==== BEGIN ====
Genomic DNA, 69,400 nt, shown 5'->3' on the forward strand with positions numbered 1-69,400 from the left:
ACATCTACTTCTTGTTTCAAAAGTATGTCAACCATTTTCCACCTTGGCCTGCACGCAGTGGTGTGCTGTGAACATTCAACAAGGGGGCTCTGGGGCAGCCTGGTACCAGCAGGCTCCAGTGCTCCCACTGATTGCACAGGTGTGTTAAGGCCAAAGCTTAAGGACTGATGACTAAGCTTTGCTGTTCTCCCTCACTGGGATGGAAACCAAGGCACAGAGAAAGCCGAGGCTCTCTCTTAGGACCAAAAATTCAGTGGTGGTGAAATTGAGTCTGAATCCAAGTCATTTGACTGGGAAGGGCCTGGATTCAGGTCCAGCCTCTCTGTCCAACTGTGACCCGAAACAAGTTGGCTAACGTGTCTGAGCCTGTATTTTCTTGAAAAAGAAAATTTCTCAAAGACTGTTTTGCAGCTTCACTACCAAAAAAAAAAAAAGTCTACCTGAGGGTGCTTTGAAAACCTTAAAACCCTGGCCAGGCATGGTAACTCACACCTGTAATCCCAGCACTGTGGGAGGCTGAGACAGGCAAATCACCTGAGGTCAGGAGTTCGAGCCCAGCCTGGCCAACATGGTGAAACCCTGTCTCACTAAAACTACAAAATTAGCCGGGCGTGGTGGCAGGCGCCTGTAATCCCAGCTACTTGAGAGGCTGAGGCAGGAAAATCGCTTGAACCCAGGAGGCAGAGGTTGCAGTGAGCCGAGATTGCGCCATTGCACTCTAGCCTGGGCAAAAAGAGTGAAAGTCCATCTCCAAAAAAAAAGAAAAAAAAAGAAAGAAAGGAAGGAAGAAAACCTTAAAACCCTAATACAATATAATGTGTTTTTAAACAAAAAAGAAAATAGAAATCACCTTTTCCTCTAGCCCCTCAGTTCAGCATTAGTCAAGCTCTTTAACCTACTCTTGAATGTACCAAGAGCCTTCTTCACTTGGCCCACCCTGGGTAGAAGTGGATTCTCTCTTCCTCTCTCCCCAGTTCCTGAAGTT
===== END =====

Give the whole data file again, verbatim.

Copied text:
Genomic DNA, 69,400 nt, shown 5'->3' on the forward strand with positions numbered 1-69,400 from the left:
ACATCTACTTCTTGTTTCAAAAGTATGTCAACCATTTTCCACCTTGGCCTGCACGCAGTGGTGTGCTGTGAACATTCAACAAGGGGGCTCTGGGGCAGCCTGGTACCAGCAGGCTCCAGTGCTCCCACTGATTGCACAGGTGTGTTAAGGCCAAAGCTTAAGGACTGATGACTAAGCTTTGCTGTTCTCCCTCACTGGGATGGAAACCAAGGCACAGAGAAAGCCGAGGCTCTCTCTTAGGACCAAAAATTCAGTGGTGGTGAAATTGAGTCTGAATCCAAGTCATTTGACTGGGAAGGGCCTGGATTCAGGTCCAGCCTCTCTGTCCAACTGTGACCCGAAACAAGTTGGCTAACGTGTCTGAGCCTGTATTTTCTTGAAAAAGAAAATTTCTCAAAGACTGTTTTGCAGCTTCACTACCAAAAAAAAAAAAAGTCTACCTGAGGGTGCTTTGAAAACCTTAAAACCCTGGCCAGGCATGGTAACTCACACCTGTAATCCCAGCACTGTGGGAGGCTGAGACAGGCAAATCACCTGAGGTCAGGAGTTCGAGCCCAGCCTGGCCAACATGGTGAAACCCTGTCTCACTAAAACTACAAAATTAGCCGGGCGTGGTGGCAGGCGCCTGTAATCCCAGCTACTTGAGAGGCTGAGGCAGGAAAATCGCTTGAACCCAGGAGGCAGAGGTTGCAGTGAGCCGAGATTGCGCCATTGCACTCTAGCCTGGGCAAAAAGAGTGAAAGTCCATCTCCAAAAAAAAAGAAAAAAAAAGAAAGAAAGGAAGGAAGAAAACCTTAAAACCCTAATACAATATAATGTGTTTTTAAACAAAAAAGAAAATAGAAATCACCTTTTCCTCTAGCCCCTCAGTTCAGCATTAGTCAAGCTCTTTAACCTACTCTTGAATGTACCAAGAGCCTTCTTCACTTGGCCCACCCTGGGTAGAAGTGGATTCTCTCTTCCTCTCTCCCCAGTTCCTGAAGTT